If a picture is worth a thousand words . . .
Depending on what lens you’re holding to your eye, you can tell me who’s in the middle.
Now do you understand?
By the way, Louis Vuitton, which has supported this sport and this game—exquisitely—since 1983, deserves better than it’s getting at the moment.
The planned Fleet Race, downgraded to a parade and Time Trial, was scrubbed when early morning winds proved already in the mid-twenties, reminding all that in San Francisco, a heat wave is self-cancelling.
That is, the opening ceremonies on July 4 perfectly suited these two Latin-leaning ladies with their sun hats .…
Yeah, yeah, I know we have an America’s Cup crisis, real or alleged, but I’m leaving my attempt at a crisis column in its present state of chaos to bring you instead a glimpse of the hurry-up work in progress at Pier 27 on July 3 as an army prepared for July 4 and the opening ceremonies of the 34th America’s Cup.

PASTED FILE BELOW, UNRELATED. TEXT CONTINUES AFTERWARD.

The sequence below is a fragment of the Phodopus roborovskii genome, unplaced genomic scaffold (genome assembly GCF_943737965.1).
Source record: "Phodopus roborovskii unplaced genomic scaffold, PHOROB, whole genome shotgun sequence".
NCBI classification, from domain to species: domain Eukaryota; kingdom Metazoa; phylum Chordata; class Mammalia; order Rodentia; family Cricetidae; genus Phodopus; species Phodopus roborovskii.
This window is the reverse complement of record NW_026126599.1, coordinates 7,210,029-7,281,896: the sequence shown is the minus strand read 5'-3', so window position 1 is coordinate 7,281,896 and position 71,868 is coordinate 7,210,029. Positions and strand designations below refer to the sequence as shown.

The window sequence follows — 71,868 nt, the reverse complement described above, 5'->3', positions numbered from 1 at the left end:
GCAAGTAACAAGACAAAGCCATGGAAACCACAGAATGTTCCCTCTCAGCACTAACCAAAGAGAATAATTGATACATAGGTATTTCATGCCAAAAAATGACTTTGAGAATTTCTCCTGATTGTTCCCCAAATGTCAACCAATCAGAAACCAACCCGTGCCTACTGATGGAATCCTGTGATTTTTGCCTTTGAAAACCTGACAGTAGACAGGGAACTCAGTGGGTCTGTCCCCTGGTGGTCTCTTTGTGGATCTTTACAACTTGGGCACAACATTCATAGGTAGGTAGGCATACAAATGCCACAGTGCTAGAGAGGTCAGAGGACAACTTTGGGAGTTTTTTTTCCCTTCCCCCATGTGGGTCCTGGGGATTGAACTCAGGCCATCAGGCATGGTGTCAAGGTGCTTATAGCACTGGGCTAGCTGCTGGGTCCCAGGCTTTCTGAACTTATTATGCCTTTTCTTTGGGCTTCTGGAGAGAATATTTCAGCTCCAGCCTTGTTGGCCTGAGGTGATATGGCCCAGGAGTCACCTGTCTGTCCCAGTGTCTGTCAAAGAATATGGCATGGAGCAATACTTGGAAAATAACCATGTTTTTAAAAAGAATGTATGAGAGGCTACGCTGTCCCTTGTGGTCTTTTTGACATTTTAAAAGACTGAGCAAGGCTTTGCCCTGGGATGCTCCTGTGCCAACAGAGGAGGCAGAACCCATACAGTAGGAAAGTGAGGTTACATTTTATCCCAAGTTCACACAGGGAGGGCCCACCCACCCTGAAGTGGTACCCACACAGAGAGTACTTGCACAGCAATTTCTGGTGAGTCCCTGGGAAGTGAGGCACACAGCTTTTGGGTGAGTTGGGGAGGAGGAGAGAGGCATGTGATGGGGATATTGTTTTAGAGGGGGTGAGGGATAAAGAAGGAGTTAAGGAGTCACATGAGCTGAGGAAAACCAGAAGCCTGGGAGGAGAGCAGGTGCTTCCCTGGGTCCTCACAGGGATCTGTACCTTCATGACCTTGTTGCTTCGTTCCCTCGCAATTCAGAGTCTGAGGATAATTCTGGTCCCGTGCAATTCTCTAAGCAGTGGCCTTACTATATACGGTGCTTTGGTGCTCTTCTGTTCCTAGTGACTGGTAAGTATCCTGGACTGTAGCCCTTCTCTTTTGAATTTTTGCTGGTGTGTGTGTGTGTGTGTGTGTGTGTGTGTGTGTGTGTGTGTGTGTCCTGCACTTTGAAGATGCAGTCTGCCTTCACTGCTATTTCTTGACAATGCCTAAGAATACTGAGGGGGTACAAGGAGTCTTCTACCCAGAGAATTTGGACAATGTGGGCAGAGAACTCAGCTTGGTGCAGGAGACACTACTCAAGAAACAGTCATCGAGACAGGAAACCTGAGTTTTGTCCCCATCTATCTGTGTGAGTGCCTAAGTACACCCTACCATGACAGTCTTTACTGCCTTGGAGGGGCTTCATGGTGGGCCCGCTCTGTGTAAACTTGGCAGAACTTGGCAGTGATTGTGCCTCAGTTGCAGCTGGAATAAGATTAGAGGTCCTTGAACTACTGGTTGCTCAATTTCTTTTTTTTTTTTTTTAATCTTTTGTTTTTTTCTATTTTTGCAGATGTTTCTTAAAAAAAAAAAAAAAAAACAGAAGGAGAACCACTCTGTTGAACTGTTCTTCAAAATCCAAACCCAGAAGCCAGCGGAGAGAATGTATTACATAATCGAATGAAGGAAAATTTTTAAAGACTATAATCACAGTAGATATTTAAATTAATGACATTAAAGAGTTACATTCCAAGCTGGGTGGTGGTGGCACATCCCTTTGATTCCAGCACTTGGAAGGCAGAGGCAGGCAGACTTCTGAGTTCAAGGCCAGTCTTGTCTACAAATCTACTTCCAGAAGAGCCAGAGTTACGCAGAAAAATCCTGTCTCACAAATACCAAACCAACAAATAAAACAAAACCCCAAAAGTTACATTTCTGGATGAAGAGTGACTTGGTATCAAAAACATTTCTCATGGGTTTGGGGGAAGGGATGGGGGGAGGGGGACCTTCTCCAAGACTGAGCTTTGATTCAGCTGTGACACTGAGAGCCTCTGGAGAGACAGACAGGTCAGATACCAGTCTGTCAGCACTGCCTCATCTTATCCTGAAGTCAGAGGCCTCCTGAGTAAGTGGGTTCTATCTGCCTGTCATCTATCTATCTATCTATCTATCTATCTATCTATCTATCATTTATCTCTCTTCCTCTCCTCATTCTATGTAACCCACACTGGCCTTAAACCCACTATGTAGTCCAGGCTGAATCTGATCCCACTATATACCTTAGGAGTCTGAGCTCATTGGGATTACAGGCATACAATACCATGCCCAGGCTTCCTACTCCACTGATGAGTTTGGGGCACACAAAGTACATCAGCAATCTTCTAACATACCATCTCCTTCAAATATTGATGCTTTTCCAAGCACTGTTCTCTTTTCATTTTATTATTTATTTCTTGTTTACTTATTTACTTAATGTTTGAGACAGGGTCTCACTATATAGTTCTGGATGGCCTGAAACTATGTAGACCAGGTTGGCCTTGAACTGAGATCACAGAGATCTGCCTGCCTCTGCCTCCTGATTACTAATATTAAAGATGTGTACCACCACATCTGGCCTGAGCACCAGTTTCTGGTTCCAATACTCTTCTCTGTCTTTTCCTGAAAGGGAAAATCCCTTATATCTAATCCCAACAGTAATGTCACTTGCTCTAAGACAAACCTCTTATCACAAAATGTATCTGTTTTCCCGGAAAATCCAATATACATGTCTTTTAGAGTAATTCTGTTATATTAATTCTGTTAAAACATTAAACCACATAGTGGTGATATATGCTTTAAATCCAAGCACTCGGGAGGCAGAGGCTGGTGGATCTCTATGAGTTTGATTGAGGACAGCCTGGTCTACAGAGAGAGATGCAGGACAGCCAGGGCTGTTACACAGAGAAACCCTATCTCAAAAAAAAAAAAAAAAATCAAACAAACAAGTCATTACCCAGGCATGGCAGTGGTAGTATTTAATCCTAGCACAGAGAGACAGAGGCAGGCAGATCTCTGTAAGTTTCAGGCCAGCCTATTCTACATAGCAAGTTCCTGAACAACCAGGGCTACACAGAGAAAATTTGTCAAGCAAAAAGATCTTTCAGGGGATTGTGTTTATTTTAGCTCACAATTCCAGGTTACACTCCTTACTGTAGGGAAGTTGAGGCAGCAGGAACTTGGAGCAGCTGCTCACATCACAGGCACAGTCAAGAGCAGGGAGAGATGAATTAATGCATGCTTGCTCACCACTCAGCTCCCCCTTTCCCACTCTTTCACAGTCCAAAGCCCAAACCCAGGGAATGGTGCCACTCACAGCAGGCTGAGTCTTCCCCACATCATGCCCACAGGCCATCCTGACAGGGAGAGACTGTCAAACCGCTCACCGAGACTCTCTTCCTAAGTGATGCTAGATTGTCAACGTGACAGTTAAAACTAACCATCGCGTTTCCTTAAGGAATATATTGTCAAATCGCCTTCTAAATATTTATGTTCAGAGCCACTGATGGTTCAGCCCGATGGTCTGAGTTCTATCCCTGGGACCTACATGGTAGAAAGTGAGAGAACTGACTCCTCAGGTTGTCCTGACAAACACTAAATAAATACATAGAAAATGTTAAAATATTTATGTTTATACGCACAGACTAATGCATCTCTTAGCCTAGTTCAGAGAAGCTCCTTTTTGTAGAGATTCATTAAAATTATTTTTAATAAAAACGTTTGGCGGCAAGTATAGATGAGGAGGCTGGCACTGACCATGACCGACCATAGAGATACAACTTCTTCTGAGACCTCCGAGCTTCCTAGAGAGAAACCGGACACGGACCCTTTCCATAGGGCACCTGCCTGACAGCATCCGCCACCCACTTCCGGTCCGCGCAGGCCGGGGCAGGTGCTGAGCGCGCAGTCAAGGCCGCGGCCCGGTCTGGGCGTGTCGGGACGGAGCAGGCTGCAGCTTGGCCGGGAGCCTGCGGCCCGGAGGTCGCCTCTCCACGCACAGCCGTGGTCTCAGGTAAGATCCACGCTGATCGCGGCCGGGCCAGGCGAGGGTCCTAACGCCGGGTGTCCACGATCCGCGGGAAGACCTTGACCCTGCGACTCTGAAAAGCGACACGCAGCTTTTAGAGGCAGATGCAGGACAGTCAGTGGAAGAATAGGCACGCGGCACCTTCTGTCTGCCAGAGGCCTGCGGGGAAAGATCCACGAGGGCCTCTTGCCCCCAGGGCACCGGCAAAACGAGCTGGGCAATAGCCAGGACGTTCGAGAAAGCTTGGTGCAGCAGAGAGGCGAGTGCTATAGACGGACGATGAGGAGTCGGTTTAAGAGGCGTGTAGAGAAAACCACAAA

Bob Zimmerman in his juvelinia wrote, “I accept chaos. I hope chaos accepts me.”
What I like best: The shiny new sign atop the shiny new Cruise Ship Terminal
PORT OF SAN FRANCISCO
Sailmaker, designer, builder, skipper of 1974 America’s Cup defender Courageous, Ted Hood in 1994 bought back his 1959 ocean racer, Robin (“Sue, my wife, wouldn’t let me name any of the kids Robin, so it had to be the boats”) for $4,000. If anybody needs a reality check regarding the cost of old, wood boats, consider that this one, in Ted’s hands, had been fully restored, was still winning races, and over time had soaked up about $200,000. Ted kept her dry in winter, but not warm.
This was taken while driving through a Massachusetts snowstorm toward the Mount Hope Bridge .…
Define “adjustable while racing.”
Take two aspirin.
Call me in October.
Or please, please, cancel the hysteria about canceling America’s Cup 34 and going to the courts of New York instead. It’s distantly imaginable, I reckon. Define “distant.”
I MEAN, I CAN IMAGINE RETURNING TO THE COURTS.